President Joe Biden went to Capitol Hill Friday afternoon to meet with House Democrats, White House officials said, amid party infighting that has put his legislative agenda in jeopardy.
Biden, who has kept a low public profile most of the week while negotiating behind the scenes trying to break the impasse, spoke behind doors with liberal and moderate lawmakers for about half an hour.
He added, “It doesn’t matter when. It doesn’t matter whether it’s in six minutes, six days, or six weeks. We’re gonna get it done.”
House Speaker Nancy Pelosi has twice had to delay a vote on a $1.2 trillion bipartisan infrastructure plan Biden supports because progressive Democrats are vowing to defeat it unless they also get a vote on $3.5 trillion social safety net and climate policy measure he also supports — but one that two moderate Democratic senators have objected to as too costly.
Beforehand, some Democrats said they were excited to be hearing from Biden directly and some had complained in recent days that he was not more involved in negotiations.
“He’s going over there to make the case for his legislative agenda, which includes the infrastructure bill, and it includes his Build Back Better agenda that would be in the reconciliation package, so he wants to speak directly to members, answer their questions and make the case for why we should all work together to give the American people more breathing room,” White House press secretary Jen Psaki told reporters shortly before Biden was scheduled to leave for the Capitol.
Asked whether he expected to walk out of there with an agreement, Pskai said, “I’m not going to make a prediction of whether there will or won’t be a vote. I’ll leave that to Speaker Pelosi to determine when she will call a vote. But he’s making the case he believes it’s — it’s the right time for him to go up there.”
“The case that the White House is making is that compromise requires everybody giving little. That’s the stage we’re in. But no matter where we end, if we can get something done here, we’re going to have a historic piece of legislation passed Congress that’s going to have a huge impact on the American people,” she added.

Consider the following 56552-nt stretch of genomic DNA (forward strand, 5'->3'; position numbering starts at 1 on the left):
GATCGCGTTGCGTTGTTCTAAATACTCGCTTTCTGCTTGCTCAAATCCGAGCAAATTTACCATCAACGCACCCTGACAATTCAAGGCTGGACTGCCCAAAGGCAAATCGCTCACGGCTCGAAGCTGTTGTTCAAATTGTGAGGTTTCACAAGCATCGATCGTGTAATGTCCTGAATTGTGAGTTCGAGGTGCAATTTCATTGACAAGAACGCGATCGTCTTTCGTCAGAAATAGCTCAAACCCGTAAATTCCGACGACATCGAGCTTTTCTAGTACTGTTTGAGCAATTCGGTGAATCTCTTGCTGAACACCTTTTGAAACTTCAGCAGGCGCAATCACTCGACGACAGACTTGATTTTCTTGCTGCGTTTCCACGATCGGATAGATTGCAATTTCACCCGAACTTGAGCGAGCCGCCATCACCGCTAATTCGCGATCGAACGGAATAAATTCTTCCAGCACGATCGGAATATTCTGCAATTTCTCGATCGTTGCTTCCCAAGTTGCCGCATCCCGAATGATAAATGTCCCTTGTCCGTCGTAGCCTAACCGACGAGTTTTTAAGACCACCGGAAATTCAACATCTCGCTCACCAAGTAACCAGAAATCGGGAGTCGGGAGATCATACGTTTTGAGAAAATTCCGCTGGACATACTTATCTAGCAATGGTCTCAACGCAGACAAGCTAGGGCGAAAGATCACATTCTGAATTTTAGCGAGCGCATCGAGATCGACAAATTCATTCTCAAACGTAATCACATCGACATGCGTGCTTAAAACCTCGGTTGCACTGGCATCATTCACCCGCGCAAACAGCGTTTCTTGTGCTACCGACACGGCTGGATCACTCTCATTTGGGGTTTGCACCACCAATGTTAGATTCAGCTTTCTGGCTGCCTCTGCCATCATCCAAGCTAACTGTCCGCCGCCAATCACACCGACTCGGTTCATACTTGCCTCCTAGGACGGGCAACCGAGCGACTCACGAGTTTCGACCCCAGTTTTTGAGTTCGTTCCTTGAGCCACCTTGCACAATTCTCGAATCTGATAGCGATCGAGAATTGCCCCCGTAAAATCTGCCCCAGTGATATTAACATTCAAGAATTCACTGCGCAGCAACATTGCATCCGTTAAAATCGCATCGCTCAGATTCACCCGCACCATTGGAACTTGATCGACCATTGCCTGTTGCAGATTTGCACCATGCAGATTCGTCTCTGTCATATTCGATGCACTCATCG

After two days of Democratic infighting and drama, the fate of President Joe Biden’s infrastructure agenda remained unclear Friday night after House Speaker Nancy Pelosi had to repeatedly put off a vote on a bipartisan infrastructure bill because progressive Democrats had vowed to vote against it — unless there’s a deal on a larger spending package.
Behind closed doors, Biden suggested that a smaller topline social policy bill price tag ranging from $1.9-$2.2 trillion could be the compromise in tense negotiations involving the White House, Democratic progressives, moderates and two key Senate Democrats, according to sources in the room.
Such an investment, together with the $1.2 trillion bipartisan highway bill, would still be a huge investment, he told the caucus, the sources said.
“Even a smaller bill can make historic investments,” they quoted Biden as saying.
The bipartisan infrastructure bill “ain’t going to happen until we reach an agreement on the next piece of legislation,” he added, according to the sources. “Let’s try to figure out what we are for in reconciliation … and then we can move ahead.”
He made clear he campaigned on the proposals in the larger package, they said, but did not suggest or endorse a specific timeline for votes in the House or Senate.
One Democrat inside the room told ABC News Congressional Correspondent Rachel Scott they were “massively disappointed.”
Speaking on the condition of anonymity, the lawmaker told her “when the president of the United States comes, it’s to close the deal — not to say hello.” The member added, “Most of us are at a loss for words. There was no plan. No strategy. No timing.”
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